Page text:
Last November, the post below appeared under the title “Saving the John Jarrold Printing Museum”. News has arrived that the museum will be renamed the “Norwich Printing Museum” and moved to St. Peter Parmentergate in King Street, Norwich. The Norwich Printing Museum’s volunteer supporters aim to open it in the summer 2020.
How fitting it would be if the organisers of the Leiden Book Arts Fair, held in St Pieterskirche, Leiden, every November, were to celebrate the event next year. The connections between The Netherlands and Norwich/Norfolk run deep. And, given that the great-great-grandson of John Folger who came to America from Norwich in 1635 and settled in Watertown, MA, was Benjamin Franklin, arguably America’s “uncle of printing”, how fitting it would be if the members of the New England chapter of the American Printing History Association played printer’s devil to the affair.
Posting from 8 November 2018:
The John Jarrold Printing Museum in Norwich, England, is one of the few working print museums in the world. Here’s a selection of ten from among its hundreds of holdings:
- Star wheel etching press. Wood & Company, West Smithfield, London. 1858. No.1250. Donated by Midlands Art Centre, Birmingham, June 2010.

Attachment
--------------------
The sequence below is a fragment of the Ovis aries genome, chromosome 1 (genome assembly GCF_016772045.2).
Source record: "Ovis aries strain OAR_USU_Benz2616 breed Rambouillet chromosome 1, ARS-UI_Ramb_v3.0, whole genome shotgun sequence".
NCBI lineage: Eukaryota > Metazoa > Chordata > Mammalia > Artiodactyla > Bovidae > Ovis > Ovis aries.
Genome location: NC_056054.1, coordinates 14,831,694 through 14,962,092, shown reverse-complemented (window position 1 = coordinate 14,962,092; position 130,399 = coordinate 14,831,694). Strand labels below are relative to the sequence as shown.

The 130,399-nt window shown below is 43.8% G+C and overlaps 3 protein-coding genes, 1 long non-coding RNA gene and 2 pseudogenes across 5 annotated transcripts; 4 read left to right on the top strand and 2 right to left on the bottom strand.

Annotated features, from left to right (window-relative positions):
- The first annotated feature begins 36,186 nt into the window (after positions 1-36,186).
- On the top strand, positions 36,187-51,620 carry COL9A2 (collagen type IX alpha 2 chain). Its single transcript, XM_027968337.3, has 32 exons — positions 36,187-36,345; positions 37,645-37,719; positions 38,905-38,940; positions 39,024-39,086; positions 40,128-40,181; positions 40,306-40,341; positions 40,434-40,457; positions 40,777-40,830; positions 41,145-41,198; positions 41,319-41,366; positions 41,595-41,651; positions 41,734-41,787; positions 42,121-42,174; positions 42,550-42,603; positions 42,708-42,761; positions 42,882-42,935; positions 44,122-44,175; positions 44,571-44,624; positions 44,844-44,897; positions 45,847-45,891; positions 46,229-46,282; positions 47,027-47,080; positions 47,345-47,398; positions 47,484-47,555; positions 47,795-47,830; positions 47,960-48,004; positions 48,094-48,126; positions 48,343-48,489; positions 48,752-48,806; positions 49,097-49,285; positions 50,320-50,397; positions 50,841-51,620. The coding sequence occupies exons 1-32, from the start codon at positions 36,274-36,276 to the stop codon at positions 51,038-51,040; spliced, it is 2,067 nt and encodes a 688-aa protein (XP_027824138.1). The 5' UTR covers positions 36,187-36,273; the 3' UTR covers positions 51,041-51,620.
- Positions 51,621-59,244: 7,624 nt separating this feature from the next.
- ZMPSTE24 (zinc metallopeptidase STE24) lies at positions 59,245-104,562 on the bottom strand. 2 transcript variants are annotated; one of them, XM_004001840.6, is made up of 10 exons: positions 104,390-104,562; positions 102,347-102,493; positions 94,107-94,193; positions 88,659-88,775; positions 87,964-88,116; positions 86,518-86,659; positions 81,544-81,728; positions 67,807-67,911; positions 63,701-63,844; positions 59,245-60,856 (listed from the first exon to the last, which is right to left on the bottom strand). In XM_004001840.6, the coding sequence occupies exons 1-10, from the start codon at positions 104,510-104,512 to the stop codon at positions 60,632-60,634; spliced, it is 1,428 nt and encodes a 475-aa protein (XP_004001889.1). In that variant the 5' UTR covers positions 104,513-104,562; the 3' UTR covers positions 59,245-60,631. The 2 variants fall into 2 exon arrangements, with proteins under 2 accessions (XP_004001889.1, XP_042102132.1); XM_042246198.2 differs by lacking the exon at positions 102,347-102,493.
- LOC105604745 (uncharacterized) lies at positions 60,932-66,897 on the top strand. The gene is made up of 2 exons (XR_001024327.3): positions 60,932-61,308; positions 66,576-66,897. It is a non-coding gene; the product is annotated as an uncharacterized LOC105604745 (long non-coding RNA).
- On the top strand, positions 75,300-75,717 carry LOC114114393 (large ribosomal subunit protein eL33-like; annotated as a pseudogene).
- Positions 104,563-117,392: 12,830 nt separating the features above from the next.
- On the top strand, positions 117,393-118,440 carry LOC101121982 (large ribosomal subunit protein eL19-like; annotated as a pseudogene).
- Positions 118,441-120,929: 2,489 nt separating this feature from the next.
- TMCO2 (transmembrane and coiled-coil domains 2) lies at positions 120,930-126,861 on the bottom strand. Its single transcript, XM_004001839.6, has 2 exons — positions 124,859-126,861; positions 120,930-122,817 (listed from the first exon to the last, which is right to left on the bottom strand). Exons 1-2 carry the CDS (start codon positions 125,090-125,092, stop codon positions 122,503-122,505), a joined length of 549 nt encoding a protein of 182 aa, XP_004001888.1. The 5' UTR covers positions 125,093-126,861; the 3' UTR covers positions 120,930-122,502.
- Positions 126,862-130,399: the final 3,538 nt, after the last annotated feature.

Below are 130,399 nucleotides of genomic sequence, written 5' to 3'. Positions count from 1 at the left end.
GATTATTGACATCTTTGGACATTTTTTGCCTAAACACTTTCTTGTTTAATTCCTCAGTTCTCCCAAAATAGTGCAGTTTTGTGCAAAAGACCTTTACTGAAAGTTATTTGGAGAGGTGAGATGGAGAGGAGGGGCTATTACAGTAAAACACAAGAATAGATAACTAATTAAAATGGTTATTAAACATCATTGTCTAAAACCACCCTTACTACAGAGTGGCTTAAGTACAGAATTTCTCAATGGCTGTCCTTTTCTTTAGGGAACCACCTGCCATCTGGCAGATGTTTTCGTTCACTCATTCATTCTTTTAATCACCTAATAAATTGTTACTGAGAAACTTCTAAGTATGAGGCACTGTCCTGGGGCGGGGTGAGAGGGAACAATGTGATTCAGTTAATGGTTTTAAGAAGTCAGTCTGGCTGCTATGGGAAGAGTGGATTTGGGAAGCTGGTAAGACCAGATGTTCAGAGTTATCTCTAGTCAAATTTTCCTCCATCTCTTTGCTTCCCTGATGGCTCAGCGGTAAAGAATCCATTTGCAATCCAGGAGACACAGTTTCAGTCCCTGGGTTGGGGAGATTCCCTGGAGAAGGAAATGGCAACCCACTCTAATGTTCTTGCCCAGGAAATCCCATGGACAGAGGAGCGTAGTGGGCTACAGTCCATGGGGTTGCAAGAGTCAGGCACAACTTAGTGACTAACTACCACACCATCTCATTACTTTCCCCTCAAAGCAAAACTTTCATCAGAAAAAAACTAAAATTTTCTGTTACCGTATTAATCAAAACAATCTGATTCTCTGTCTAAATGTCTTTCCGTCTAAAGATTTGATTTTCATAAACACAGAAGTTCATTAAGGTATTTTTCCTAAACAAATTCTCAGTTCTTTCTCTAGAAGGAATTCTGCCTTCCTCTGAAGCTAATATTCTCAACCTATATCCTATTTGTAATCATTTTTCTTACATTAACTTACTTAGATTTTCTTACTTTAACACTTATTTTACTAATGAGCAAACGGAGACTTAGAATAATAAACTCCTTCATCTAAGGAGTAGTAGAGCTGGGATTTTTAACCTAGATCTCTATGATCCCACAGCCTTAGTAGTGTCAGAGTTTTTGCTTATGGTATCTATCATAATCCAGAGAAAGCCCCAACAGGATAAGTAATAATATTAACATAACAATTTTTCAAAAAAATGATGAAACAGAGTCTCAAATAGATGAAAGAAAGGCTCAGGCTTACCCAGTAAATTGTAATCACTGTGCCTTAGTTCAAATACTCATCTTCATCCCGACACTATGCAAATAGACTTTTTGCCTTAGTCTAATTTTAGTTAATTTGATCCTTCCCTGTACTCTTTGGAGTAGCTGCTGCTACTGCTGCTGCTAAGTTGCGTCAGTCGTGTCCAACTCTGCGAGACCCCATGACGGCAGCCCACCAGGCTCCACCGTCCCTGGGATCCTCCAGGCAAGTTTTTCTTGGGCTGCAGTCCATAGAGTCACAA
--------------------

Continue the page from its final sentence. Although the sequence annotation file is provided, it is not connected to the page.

- Albion. Hopkinson & Cope, Finsbury. 1845. No. 1900. From Mr Gott of Watts & Rowe, King’s Lynn.
- Albion. Hopkinson. Jonathan & Jeremiah Barrett, executors of R. W. Cope, Finswbury, London. 1840. No. 1273. From William Booth, Woodbridge.
- Columbian. Probably George Clymer. c.1845. Was purchased new by Jarrold & Sons Ltd, and was their longest serving machine. (Lent to the Norwich School of Art for the Caxton Quincentenary).
- Stanhope. 1825. Donated by Cambridge University Press.
- Side-lever lithographic hand press. Hughes & Kimber. ex Norwich College of Art & Design.
- Top lever lithographic hand press. D. & J. Greig, Lothian Road, Edinburgh. c.1840. 24 x 17 in. Presented to John Jarrold Printing Museum, May 1999 by Geoffrey Dunn, 22 Henry Drive, Leigh on Sea, Essex, SS9 3QQ.
- Ratcliff direct lithographic press. John Ratcliff & Sons Ltd, Wortley & Leeds. 1927. Double demy. Donated by Curwen Studios, London. Thought to be the only surviving example.
- Furnival stop-cylinder. 1984. Double demy. Donated by H. Hawes, Elmswell.
- Heidelberg one-revolution cylinder press, c.1950. Donated by Jarrold & Sons Ltd. Heidelberg. Schnellpressenfabrik A.G. Heidelberg, Germany.
The developers aiming to tear down the building that houses the John Jarrold Printing Museum have mooted keeping some of the older printing presses now there and using them as mood or accent pieces for the café to be built as part of their residential development plans.
Anyone caring to comment can do so on the Norwich City Council planning site.